Al Engel is the recently hired head of high-speed rail for Amtrak. I never heard of him, which tells you how much I have yet to learn about the high-speed rail business. Let's just say, from what this article tells us, that Al and I see the Amtrak/HSR situation very differently.
The issue here goes beyond who builds high-speed trains in the US and in California. The next question has to be, if built, who operates it? Many of my colleagues believe that there ought to be an already identified operator involved in the planning and design of the train in California. That's not happening. The controlling politicians aren't very good at relinquishing authority and control over their pet money maker.
You might think that it's going to be Amtrak, the government passenger rail agency, since they are the default inter-city passenger rail operator in the US. Amtrak has been on the Congress subsidy life-line since their inception, receiving annual appropriations to supplement their farebox revenues.
Regardless of their puffed-up claims of success, Amtrak does not have a good reputation. And, although a national rail carrier, it's a deficit operation, run at a loss. It's passenger to operating cost ratio is not good. Their highly touted record ridership gains still constitute a tiny fraction of the available market.
Parenthetically, Amtrak has had the contract to operate Caltrain's commuter service from the beginning of Caltrain over a decade ago. It's hard to know how much Amtrak has been involved in decision-making with Caltrain, and what their role has been in bringing Caltrain to near bankruptcy. We're getting a national picture of the power of Unions representing government employees, and Amtrak is part of that scenario. Their costs to Caltrain have been huge. Caltrain has been seeking to replace Amtak with a different, less costly train operator. While that's possible for Caltrain, it's not an option for the United States.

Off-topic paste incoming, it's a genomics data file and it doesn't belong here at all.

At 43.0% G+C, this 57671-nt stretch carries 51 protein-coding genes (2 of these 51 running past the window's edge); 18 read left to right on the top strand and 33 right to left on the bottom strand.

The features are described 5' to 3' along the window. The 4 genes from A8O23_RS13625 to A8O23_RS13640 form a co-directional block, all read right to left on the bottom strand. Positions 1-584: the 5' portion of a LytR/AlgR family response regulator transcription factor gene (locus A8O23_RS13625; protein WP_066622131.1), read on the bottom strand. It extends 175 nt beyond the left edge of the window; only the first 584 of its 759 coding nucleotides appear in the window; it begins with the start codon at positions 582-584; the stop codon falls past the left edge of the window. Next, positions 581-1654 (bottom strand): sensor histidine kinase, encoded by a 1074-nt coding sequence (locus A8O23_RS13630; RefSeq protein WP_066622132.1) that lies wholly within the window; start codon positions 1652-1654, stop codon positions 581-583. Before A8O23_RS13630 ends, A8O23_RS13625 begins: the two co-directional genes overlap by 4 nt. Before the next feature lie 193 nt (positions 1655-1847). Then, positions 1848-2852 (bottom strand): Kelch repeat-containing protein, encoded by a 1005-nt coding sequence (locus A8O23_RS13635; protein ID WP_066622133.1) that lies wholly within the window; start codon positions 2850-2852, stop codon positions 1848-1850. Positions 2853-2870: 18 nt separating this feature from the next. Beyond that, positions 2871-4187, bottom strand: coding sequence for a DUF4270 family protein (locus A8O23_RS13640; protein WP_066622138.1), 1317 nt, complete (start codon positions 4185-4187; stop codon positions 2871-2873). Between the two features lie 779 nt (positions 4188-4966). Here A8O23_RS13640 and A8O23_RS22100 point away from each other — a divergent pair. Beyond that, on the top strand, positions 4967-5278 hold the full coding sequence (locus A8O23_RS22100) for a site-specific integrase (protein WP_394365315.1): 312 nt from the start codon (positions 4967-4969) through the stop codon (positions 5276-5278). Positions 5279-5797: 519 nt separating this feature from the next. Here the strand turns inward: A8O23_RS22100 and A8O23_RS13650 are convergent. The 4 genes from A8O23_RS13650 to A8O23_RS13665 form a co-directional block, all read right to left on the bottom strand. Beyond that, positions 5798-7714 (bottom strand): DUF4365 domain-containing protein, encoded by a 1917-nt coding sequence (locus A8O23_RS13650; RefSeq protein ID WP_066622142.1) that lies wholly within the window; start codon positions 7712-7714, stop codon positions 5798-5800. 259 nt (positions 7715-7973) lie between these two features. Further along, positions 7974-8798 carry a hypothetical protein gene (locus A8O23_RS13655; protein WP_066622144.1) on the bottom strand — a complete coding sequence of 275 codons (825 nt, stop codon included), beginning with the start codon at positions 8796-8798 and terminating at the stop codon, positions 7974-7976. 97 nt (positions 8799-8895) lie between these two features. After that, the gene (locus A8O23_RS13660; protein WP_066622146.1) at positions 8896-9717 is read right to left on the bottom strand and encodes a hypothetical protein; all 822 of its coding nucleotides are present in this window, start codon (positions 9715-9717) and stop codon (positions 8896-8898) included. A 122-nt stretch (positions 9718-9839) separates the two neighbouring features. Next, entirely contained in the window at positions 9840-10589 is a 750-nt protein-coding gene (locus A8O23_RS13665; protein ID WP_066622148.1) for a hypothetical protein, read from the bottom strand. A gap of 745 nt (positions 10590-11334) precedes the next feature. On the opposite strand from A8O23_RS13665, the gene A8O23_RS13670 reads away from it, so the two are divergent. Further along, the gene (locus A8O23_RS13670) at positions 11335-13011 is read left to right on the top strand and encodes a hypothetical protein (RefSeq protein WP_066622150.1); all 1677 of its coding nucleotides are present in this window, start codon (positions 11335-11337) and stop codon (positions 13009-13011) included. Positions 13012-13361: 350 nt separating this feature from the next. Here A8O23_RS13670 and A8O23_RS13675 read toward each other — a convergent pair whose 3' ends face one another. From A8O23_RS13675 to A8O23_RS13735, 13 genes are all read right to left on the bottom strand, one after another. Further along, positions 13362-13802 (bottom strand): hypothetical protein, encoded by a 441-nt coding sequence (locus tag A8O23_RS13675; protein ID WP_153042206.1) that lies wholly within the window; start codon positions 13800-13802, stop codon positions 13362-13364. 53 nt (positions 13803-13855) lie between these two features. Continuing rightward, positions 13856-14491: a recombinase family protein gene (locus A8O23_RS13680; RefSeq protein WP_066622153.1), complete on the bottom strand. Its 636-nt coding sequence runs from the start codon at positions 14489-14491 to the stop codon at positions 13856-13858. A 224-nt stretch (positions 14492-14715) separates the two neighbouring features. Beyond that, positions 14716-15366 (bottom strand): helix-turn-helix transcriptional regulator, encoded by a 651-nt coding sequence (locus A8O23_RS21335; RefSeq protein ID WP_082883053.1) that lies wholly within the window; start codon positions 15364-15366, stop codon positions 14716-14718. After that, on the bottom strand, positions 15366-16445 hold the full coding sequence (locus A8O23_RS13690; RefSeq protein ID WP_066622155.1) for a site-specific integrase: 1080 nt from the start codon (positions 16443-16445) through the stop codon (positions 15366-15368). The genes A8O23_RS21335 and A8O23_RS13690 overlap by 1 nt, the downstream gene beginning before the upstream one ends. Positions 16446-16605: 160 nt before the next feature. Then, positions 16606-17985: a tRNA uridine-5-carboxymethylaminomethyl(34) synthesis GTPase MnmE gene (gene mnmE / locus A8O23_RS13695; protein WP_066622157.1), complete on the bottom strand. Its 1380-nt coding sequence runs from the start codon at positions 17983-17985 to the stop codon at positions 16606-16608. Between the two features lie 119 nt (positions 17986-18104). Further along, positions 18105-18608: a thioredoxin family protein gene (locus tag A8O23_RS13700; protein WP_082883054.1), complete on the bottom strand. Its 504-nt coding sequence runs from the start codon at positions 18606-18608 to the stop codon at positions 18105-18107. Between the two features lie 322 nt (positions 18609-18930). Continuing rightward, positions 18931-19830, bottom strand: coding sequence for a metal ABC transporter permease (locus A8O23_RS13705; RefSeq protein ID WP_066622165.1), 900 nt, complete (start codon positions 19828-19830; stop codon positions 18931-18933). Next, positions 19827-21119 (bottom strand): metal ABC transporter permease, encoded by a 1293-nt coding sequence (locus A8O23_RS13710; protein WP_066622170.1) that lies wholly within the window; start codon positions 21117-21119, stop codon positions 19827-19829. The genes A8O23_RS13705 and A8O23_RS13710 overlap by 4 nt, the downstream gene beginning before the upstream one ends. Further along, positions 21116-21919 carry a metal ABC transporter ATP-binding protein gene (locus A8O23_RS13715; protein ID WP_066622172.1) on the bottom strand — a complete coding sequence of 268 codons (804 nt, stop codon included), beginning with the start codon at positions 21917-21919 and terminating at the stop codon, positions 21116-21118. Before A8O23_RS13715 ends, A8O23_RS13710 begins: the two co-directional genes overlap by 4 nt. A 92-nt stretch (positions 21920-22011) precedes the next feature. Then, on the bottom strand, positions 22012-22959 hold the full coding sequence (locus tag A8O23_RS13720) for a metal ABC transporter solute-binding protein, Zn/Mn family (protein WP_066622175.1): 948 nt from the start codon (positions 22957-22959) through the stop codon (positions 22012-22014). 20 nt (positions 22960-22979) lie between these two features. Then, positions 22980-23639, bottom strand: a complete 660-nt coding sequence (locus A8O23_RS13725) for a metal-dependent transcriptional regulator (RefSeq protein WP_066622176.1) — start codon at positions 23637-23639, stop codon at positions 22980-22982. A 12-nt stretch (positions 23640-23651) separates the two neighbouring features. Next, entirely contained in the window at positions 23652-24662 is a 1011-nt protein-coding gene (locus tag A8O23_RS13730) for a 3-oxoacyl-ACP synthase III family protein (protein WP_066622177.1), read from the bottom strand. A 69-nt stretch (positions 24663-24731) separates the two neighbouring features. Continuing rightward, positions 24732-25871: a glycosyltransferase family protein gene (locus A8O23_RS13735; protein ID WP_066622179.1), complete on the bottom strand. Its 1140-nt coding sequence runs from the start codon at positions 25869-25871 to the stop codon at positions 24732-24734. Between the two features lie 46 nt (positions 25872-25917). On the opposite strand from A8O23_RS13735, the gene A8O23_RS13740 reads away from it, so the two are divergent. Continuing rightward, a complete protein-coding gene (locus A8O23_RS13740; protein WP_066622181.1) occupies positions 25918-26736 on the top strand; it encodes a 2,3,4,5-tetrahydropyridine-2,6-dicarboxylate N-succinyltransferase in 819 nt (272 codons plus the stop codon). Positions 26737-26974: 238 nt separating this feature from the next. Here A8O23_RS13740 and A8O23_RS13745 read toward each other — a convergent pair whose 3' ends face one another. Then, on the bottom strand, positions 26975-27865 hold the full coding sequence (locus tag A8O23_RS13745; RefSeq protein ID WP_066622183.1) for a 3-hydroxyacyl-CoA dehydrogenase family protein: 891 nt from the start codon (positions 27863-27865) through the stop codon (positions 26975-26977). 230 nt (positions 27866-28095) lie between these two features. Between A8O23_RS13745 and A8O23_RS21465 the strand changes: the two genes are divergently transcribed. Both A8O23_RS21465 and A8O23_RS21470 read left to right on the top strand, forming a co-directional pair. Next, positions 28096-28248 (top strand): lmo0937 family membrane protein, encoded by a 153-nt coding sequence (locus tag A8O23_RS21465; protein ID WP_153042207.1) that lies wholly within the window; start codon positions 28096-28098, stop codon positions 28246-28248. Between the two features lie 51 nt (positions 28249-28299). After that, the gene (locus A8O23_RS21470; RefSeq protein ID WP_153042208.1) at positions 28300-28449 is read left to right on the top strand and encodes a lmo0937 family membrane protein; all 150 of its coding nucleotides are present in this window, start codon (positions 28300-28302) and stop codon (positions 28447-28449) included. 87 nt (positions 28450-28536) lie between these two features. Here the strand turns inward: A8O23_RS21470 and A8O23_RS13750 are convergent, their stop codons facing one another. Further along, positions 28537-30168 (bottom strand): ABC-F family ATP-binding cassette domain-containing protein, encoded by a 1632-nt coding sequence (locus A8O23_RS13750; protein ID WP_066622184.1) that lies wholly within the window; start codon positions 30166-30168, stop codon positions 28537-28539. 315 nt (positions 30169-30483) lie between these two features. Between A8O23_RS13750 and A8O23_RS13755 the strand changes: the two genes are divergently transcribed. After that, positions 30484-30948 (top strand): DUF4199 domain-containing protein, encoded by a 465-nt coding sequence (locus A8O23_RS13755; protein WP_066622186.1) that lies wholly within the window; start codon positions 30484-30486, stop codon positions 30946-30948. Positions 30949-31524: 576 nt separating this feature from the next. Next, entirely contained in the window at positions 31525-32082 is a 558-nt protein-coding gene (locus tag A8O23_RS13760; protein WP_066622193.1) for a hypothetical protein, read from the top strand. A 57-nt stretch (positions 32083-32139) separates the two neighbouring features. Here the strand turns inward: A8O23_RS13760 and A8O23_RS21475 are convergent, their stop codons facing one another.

The further you get into this article, the more it appears that from Amtrak's point of view, high-speed rail is all about Amtrak's survival. The author, Tanya Snyder, raises the issue when she says, "But the banner projects are new, next-generation high-speed lines in places like Florida and California. Service on those lines is being opened up to competitive bidding. Will Amtrak be part of it? And if not, will the nation’s 40-year-old rail giant fade into irrelevance?" Irrelevance?
Is Amtrak relevant now? Does it meet America's needs for inter-city rail transit? Actually this kind of rhetoric in the article sounds more like the description of a business model where only competition keeps an industry at the cutting edge and successful. Is that an accurate description of Amtrak? I don't think so. I gather that Al Engel's position is that the best provider of HSR service will be Amtrak, the elephant in the living room, and therefore it is somehow entitled by virtue of its longevity and passenger monopoly to take over HSR, once built. Al, it would appear, is in the hyperbolic public relations business.
Let's make it clear here, that if it is Al Engel's ambition to be Mr. High-Speed Amtrak for the US, it will be -- the way Amtrak is now -- a deficit operation, but on a scale many orders of magnitude larger than currently. It has been one of the central tenets of HSR critics that such enormously expensive -- to build, operate and maintain -- HSR service, that massive and permanent subsidies will be required. That's Amtrak's picture now and it is HSR's picture for their future. Combine the two, it can only get worse, not better. And that's why with or without Amtrak, the high-speed rail project in California is doomed; it won't be able to meet it's operating costs.